Its not that I don’t want anyone to ever slam dance or stage dive. Its just that every show doesnt have to be a punk show. Doesn’t anyone want to get groovy anymore?

Its also like I feel like I never got to present my musical vision to people cause their minds were already made up before they heard it.

So the current state of the ska scene? Well, there are still hundreds of ska bands kicking around the states. Do a Myspace search with the name of an American city and the word ska by it and you will find a local band.

There are still only a handful of bands that play anything influenced by 60’s ska and 2 tone. Most bands play some version of 3rd wave ska that comes to resemble 2 Tone less with every passing year.

For the future of those bands that have serious roots in Jamaican music like Westbound Train or the Slackers or the Aggrolites? I think that there is always going to be a cult following for this music. Now that labels such as soul jazz have released a bunch of ska there will always be nerdy musical cognoscenti hipsters that try go back to refer to it.

Its possible that a song could get wider exposure but it would take some luck. it would require a song in a film or a popular you tube skit. Hey, you never know.

Ska and reggae are standard parts of the soundtracks of kids TV. Same with commercials. You hear it all the time.

As for the 3rd wave stuff its likely that as we go along through the years and the gathering “90s” revival is likely to gain more steam that music by No Doubt, the Bosstones, Sublime, and Rancid is going to get played once again. This will probably inspire some new bands to reference it. It will be similar to what the 80s revival has done in the UK. In the states, 80s revival meant new wave pop. In the UK, the 80s revival included ska.

The bosstones are already back together and have put out a nostalgic song about “Desmond Dekker is just fine” or something. So the storm clouds are gathering.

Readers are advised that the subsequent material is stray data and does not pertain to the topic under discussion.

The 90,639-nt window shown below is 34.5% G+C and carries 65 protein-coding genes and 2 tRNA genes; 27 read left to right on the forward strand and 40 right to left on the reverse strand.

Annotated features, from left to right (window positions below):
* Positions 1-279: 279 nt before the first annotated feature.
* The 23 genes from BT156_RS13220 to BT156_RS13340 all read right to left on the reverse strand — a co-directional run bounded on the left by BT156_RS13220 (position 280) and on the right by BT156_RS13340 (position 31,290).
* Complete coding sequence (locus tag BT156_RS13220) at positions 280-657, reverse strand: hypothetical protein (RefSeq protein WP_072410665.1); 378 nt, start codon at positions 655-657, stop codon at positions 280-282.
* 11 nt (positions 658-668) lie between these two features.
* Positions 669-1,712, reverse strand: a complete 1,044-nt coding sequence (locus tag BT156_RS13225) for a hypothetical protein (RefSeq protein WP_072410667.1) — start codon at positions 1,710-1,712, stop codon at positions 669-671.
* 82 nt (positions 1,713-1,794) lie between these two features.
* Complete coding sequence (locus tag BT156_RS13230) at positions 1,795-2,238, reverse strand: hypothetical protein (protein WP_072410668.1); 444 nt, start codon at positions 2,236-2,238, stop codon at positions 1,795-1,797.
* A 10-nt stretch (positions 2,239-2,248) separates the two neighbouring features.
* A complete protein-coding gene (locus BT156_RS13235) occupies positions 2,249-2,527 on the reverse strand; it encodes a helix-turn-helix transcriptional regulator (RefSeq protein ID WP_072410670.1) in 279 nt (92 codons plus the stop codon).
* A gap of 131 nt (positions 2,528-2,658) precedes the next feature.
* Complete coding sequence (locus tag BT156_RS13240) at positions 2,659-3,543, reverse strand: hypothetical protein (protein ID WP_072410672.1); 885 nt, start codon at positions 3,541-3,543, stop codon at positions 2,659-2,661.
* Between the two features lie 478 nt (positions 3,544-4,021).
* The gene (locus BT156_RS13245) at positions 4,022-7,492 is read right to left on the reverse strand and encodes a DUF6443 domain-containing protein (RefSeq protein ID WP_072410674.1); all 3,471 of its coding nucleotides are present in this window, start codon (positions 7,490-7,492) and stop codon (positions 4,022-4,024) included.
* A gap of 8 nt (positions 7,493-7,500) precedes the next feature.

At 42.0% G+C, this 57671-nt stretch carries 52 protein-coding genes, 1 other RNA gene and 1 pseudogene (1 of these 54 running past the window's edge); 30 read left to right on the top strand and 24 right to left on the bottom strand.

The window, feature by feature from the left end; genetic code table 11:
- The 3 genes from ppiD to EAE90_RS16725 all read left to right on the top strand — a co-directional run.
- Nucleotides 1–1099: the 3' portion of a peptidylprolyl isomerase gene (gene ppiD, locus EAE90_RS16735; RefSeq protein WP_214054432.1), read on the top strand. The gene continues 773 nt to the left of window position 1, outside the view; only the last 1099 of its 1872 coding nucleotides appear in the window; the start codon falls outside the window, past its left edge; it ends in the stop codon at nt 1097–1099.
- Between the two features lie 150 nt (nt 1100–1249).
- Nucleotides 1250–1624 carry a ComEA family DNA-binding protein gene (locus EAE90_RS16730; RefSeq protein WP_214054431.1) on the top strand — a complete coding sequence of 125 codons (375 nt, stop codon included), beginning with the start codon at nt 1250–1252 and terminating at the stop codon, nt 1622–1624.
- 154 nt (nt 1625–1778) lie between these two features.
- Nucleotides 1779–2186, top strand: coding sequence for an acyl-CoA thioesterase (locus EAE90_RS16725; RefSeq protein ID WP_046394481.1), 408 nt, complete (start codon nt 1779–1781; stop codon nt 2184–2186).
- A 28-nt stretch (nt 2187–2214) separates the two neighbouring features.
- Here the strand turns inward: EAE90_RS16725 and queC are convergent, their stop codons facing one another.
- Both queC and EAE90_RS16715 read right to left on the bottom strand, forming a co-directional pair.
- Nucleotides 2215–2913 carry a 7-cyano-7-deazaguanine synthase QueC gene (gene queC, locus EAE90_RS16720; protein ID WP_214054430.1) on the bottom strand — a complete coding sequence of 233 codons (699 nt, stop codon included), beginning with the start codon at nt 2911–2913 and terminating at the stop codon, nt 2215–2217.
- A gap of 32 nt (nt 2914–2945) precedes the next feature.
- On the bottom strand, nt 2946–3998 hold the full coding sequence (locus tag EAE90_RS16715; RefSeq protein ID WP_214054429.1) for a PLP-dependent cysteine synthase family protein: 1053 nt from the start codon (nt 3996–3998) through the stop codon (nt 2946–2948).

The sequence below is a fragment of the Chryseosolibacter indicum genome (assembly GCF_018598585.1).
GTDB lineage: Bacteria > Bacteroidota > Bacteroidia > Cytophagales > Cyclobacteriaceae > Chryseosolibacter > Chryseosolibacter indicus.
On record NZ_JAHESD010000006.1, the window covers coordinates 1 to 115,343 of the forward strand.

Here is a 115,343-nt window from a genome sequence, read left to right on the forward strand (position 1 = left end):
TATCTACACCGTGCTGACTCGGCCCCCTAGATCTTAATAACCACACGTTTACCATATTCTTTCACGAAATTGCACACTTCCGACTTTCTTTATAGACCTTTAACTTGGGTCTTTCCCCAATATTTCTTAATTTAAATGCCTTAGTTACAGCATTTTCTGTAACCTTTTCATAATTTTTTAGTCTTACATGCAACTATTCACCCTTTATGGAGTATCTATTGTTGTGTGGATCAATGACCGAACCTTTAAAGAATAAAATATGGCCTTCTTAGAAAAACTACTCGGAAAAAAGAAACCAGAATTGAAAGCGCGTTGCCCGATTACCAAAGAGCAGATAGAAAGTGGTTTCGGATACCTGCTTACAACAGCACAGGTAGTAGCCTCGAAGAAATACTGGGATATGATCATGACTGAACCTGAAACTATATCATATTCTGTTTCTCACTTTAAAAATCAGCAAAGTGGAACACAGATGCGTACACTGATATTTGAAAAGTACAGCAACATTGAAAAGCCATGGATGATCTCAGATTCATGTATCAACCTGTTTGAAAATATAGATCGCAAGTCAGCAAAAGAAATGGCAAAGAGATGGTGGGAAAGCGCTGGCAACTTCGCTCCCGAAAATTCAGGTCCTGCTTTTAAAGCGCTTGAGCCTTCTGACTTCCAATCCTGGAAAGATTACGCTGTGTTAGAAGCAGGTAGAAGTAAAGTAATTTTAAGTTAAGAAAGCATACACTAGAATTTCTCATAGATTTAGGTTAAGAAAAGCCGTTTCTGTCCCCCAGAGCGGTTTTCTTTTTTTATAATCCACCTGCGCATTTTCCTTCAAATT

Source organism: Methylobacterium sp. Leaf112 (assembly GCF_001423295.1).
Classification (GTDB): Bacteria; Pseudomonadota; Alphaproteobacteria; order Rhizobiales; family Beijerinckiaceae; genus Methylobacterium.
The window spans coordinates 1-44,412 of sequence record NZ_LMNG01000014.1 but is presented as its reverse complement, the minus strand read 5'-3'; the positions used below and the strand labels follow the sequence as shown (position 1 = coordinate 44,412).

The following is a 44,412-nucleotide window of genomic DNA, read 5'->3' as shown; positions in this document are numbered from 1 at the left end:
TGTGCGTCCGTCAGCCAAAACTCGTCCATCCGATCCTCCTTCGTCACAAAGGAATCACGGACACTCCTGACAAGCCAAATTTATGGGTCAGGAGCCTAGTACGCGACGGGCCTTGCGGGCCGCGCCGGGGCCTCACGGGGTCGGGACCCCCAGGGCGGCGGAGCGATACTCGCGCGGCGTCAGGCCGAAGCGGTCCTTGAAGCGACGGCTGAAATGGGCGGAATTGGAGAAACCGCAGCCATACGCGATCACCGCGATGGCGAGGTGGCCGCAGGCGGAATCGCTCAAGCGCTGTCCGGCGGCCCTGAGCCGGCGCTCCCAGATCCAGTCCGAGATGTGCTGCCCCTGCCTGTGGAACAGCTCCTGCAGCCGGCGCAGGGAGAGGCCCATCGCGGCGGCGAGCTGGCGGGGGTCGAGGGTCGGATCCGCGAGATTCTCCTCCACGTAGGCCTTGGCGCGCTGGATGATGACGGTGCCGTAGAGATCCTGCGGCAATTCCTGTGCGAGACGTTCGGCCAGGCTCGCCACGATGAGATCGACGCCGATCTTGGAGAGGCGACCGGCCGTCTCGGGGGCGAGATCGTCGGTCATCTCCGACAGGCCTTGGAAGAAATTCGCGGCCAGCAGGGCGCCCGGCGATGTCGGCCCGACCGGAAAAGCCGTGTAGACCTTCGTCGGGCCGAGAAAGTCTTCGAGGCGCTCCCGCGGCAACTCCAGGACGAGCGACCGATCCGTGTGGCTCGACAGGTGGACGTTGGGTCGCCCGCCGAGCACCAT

There are also likely to be bands playing some sort of mix of reggae and punk that refer to ska as well. I know they’re canadian, but a band with a style along the lines of Bedouin Soundclash could probably get somewhere. Bands like the Police that mixed rock and reggae had huge hits in the US and probably could again.

There will probably be ska influenced songs that aren’t recognized as such cause the lyrics are in spanish. There’s a big punk explosion in latino communities through the USA and ska/reggae is occasionally thrown into the mix.

There was a lot of ska that was made in the 90s, most importantly by Jump with Joey, and later by Hepcat or Yesska that mixed in cuban and puerto rican rhythms with ska. Ska is partly cuban in origins to begin with and these songs just took it in different directions.

But I suspect most of the stuff that is gonna become popular in the future is gonna be spanish lyrics with a punk/ska rhythms similar to Rancid or the Voodoo Glow Skulls, or a band from Spain like Ska-P.

There will probably also be ska songs that arent recognized as such because they are played by rock bands. American audiences never really recognized the Beatles’ Ob-la-di-ob-la-da for what it was. Thought Eric Clapton wrote I “I shot the sherrif.” Never noticed “werewolves of london” 20 years later or “La Vida Loca” ten years after that. So the general public, whatever is left of the major labels, and the critics wont notice the next ska song coming down the pike unless the band is clearly labeled “ska” for them.

For some people the title/ classification of the band is more important than the beat obviously.

Its like the scene in Pulp Fiction when they find out that a Cheeseburger is called a “royale with cheese” in France. Y’know what is the most important thing….is it that a piece of meat with cheese and bread is called by different names in different places? or is it more profound that its the same damn crappy meat, cheese, and bread all over the world? acccchh!


We’ve basically gotten away from 8 years ago when there was outright hostility to ska bands from a lot of sources. There is still some of that but for the most part the new generation of under20 somethings has an open mind about ska.

So what am i gonna do?

Im gonna keep on hustling. Trying to make music that I will still want to hear a week after I record it y’know? Trying to get people to listen to it.

And yeah, while I have ambitions about making American Jazz, Boogaloo, and RnB albums and tunes, I’m still gonna write ska/reggae tunes too.

I’m like the old Saturday Night Live skit, “ska music been very very good to me.” So I’m gonna try to be good to it.

So there you are.

THE END……. for now.

I've been involved in the Los Angeles music scene since at least 1995 going to shows, promoting, spinning records and running labels. Ska and Early Reggae are my passion among other things of course.